Pure Kona Poetry Open Mic Night is at Daily Perks (389 Gregory St.) tonight starting at 7:30. [source: Daily Perks calendar] [all ages]


F
R
I
D
A
Y
Water Street Music Hall (204 N. Water St.) and The Club at Water Street will be hosting The Gannett Rochester Insider's First Anniversary Bash with wicked fun percussive groove-rock from The BuddhaHood, and rock and disco covers from The United Booty Foundation starting around 6:30 p.m. Door proceeds go to Foodlink (936 Exchange St.) [source: Water Street calendar] [21+]

Tonight at 6 p.m. is the opening reception for A Photographer's Path VIII featuring works from many photographers at The Center at High Falls Fine Art Gallery (70 Brown's Race.) The exhibit closes on May 1. [source: Genesee Center for the Arts calendar] [all ages]

JayceLand Pick The Rochester Visual Studies Workshop (31 Prince St.) will be hosting an opening for Crossing the BLVD: Strangers, Neighbors, Aliens in a New America from 6 p.m. to 8 p.m. tonight in conjunction with the book of the same name. [source: Visual Studies Workshop calendar] [all ages]

The Coyote Family Band will be at Daily Perks (389 Gregory St.) starting around 8 p.m. [source: Daily Perks calendar] [all ages]

The Dryden Theater at George Eastman House (900 East Ave.) will be showing Peau d'âne (Donkey Skin) starting at 8 p.m. A princess is disguised by her fairy godmother to escape marriage from a man she doesn't love. This is a new 35mm print presented by director Jacques Demy's widow, Agnès Varda. [source: Eastman House calendar] [all ages]

JayceLand Pick Tonight at Monty's Krown (875 Monroe Ave.) is surf-rock influenced punk-rock from The PriestsGarageBand linkMySpace link, 1960's-style rock from St. Phillip's Escalator, and classic-style punk from The Teenage Junkies starting around 10:30 p.m. [source: GaragePop Records website] [21+]


S
A
T
U
R
D
A
Y
JayceLand Pick O'Bagelo's, 165 State Street, noon.

JayceLand Pick Tonight from 7 p.m. to 10 p.m. at A|V Art Sound Space (#8 in the Public Market, off N. Union St., formerly The All-Purpose Room) is the opening for Sean Chilson's Paintings Made in My Porchfort which runs through March 27. [source: artsound website] [all ages]

The Dryden Theater at George Eastman House (900 East Ave.) will be showing Saints and Sinners starting at 8 p.m. A gay New York couple not only wants to be married, but they want a real Roman Catholic ceremony and they want theirs to be the first gay marriage announced in the The New York Times. [source: Eastman House calendar] [all ages]

Top Pick Over at The Bug Jar (219 Monroe Ave.) starting around 10:45 p.m. is awesome punk-rock from The BlastoffsMySpace link, The Staggers, and Angel, Dust & Hoffman. [source: Bug Jar calendar]

Water Street Music Hall and The Club at Water Street (204 N. Water St.) will be hosting Another Perfect World, and Jenn MarieGarageBand link starting around 9:30 p.m. [source: Water Street calendar] [21+]

Over at Starry Nites Café (696 University Ave., formerly Moonbeans) starting around 9 p.m. is Chuck Abell, Jon Seiger, and Bernie Heveron. [source: Starry Nites calendar] [all ages]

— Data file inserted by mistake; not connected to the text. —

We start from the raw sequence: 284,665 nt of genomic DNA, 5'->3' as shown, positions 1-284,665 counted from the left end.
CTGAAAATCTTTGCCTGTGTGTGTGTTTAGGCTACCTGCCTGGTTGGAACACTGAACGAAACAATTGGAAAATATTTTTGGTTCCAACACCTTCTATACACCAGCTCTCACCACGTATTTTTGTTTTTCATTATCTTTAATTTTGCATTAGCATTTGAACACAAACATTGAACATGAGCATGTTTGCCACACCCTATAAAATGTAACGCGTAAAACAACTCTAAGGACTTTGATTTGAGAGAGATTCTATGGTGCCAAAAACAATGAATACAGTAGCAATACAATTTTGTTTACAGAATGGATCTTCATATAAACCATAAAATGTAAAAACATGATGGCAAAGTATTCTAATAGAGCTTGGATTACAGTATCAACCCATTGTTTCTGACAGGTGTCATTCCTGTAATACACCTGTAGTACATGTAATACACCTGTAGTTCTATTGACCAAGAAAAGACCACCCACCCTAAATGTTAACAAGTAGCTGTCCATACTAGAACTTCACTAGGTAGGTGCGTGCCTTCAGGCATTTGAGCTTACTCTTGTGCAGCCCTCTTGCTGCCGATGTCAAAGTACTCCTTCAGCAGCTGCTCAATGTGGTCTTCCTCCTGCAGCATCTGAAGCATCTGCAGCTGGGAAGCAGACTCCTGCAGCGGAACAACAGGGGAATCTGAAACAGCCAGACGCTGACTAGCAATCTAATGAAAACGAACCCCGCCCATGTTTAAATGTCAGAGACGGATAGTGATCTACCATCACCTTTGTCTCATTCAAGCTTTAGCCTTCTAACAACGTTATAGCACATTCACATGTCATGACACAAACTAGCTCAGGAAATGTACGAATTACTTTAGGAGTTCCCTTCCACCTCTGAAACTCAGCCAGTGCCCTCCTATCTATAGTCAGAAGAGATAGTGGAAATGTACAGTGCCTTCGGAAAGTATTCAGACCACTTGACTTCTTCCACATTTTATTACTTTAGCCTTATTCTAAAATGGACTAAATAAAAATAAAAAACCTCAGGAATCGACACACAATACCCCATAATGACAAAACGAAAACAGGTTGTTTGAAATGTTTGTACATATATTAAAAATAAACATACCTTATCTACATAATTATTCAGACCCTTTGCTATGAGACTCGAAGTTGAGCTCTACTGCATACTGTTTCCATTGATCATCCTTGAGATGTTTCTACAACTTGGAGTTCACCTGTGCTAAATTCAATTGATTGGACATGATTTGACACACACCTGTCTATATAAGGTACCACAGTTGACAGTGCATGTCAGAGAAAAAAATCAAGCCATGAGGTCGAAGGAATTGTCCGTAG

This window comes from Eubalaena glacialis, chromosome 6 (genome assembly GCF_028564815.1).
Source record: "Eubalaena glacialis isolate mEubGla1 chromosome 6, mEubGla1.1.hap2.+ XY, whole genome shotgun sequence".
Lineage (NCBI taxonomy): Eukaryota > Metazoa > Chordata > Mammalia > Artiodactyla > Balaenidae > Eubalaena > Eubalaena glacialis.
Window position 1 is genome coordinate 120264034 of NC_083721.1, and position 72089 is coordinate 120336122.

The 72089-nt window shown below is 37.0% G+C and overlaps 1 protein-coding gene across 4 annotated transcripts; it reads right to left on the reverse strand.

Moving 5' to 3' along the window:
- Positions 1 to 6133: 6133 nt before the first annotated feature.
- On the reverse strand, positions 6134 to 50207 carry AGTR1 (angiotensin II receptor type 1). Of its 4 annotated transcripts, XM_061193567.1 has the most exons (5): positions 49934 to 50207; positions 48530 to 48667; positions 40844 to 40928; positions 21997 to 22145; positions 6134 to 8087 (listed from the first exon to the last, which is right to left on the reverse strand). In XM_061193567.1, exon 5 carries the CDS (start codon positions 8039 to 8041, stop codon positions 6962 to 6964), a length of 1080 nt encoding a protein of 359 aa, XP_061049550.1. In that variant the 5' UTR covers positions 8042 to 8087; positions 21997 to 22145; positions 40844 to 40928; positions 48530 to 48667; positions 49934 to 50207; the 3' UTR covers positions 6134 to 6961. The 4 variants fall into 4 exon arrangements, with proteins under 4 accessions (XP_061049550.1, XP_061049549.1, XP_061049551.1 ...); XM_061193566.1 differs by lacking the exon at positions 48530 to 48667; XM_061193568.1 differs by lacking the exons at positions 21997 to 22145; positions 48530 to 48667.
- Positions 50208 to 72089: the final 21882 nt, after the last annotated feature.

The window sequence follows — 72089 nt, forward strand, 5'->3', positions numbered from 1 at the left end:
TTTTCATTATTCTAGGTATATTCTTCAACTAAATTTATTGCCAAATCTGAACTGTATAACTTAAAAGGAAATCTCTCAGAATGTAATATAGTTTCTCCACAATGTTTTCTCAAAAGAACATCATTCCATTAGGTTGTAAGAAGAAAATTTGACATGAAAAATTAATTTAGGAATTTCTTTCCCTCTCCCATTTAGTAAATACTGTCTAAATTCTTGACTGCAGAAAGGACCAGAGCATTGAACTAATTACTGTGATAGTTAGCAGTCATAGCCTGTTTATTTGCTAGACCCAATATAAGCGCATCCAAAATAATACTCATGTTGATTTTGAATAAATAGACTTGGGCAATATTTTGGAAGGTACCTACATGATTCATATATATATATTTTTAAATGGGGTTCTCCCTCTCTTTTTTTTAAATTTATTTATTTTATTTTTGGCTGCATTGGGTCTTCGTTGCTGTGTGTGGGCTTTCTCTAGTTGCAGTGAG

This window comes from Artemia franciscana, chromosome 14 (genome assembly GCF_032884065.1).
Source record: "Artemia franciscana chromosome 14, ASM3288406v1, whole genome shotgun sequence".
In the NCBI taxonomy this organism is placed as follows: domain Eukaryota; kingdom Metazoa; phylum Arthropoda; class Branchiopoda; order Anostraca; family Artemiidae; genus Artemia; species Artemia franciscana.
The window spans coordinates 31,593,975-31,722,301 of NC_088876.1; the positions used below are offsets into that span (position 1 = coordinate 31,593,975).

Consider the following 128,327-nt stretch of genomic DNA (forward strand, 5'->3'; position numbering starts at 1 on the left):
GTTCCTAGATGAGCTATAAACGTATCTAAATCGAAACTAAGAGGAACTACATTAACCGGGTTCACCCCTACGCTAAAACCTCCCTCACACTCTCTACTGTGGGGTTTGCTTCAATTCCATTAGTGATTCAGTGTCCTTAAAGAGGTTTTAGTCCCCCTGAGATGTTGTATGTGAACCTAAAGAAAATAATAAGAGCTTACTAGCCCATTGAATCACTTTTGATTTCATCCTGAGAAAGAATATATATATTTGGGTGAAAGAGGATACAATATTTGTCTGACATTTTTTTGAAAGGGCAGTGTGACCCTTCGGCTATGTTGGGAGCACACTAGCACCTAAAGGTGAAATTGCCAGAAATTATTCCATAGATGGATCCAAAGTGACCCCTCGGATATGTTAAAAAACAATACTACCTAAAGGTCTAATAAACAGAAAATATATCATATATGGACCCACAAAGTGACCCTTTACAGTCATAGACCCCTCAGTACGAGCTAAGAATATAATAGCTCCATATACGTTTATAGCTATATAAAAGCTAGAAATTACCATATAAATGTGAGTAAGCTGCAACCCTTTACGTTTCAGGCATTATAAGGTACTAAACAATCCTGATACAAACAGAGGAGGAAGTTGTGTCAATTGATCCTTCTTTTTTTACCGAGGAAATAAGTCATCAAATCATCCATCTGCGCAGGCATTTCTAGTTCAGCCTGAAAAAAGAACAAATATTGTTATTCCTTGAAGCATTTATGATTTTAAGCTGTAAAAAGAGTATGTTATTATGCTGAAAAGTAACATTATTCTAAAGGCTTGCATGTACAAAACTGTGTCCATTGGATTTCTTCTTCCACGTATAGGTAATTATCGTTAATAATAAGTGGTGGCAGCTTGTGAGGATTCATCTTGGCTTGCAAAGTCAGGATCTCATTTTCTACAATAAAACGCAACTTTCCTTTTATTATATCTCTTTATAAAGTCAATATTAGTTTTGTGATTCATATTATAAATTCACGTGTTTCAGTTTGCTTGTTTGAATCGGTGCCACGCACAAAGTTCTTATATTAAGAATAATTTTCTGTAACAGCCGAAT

S
U
N
D
A
Y
JayceLand Pick The Dryden Theater at George Eastman House (900 East Ave.) will be showing Mighty Joe Young starting at 5 p.m. A derivative/remake of King Kong, this features early stop-motion animation from genius animator Ray Harryhausen. [source: Eastman House calendar] [all ages]

Starry Nites Café (696 University Ave., formerly Moonbeans) is hosting their weekly Open Mike Poetry tonight at 7 p.m. [source: Starry Nites calendar] [all ages]


M
O
N
D
A
Y
Apparently there will be Argentine tango dancing at Daily Perks (389 Gregory St.) tonight with Agustin Ramos from 8 p.m. to 10 p.m. [source: Daily Perks calendar]


T
U
E
S
D
A
Y
JayceLand Pick From 5 p.m. to 6 p.m. tonight in the Welles-Brown Room at The Rush Rhees Library in The University of Rochester (Library Rd. near Intercampus Dr., #1 on River Campus Map) Kim J. Vicente, author of The Human Factor: Revolutionizing the Way People Live with Technology will discuss bridging the gap between people and technology. [source: University of Rochester Events Calendar] [all ages]

The Dryden Theater at George Eastman House (900 East Ave.) will be showing The Show starting at 8 p.m. The circus is a dirty, dirty world. [source: Eastman House calendar] [all ages]

JayceLand Pick Mommy Super HighGarageBand link and some other bands will be at The Bug Jar (219 Monroe Ave.) starting around 10:45 p.m. [source: Bug Jar calendar] [18+]

Tonight at Dinosaur Bar-B-Que (99 Court St.) is really good blues-charged rock-and-roll/groove-rock from Buford and the Smoking Section starting around 10 p.m. [source: Dinosaur Bar-B-Que calendar]

Not ready for mainstream Daily Perks (389 Gregory St.) is hosting an Acoustic Open Mic from 8 to 10. For this one, there's no microphones and it's pretty open ended. [source: Daily Perks calendar] [all ages]


W
E
D
N
E
S
D
A
Y
JayceLand Pick This evening from 6:30 p.m. to 8 p.m. in The Center for Optoelectronics and Imaging Auditorium at The Center for Optics Manufacturing (240 E. River Rd.) is a lecture sponsored by The Rochester IEEE Signal Processing Society. Dr. Gabriel Fielding of the Entertainment Imaging division of Kodak will speak about Image Sequence Processing Algorithms in Film and Television Post-Production. If you'd like to attend, be sure to RSVP via The Rochester IEEE Signal Processing Society website. [source: the proverbial grapevine]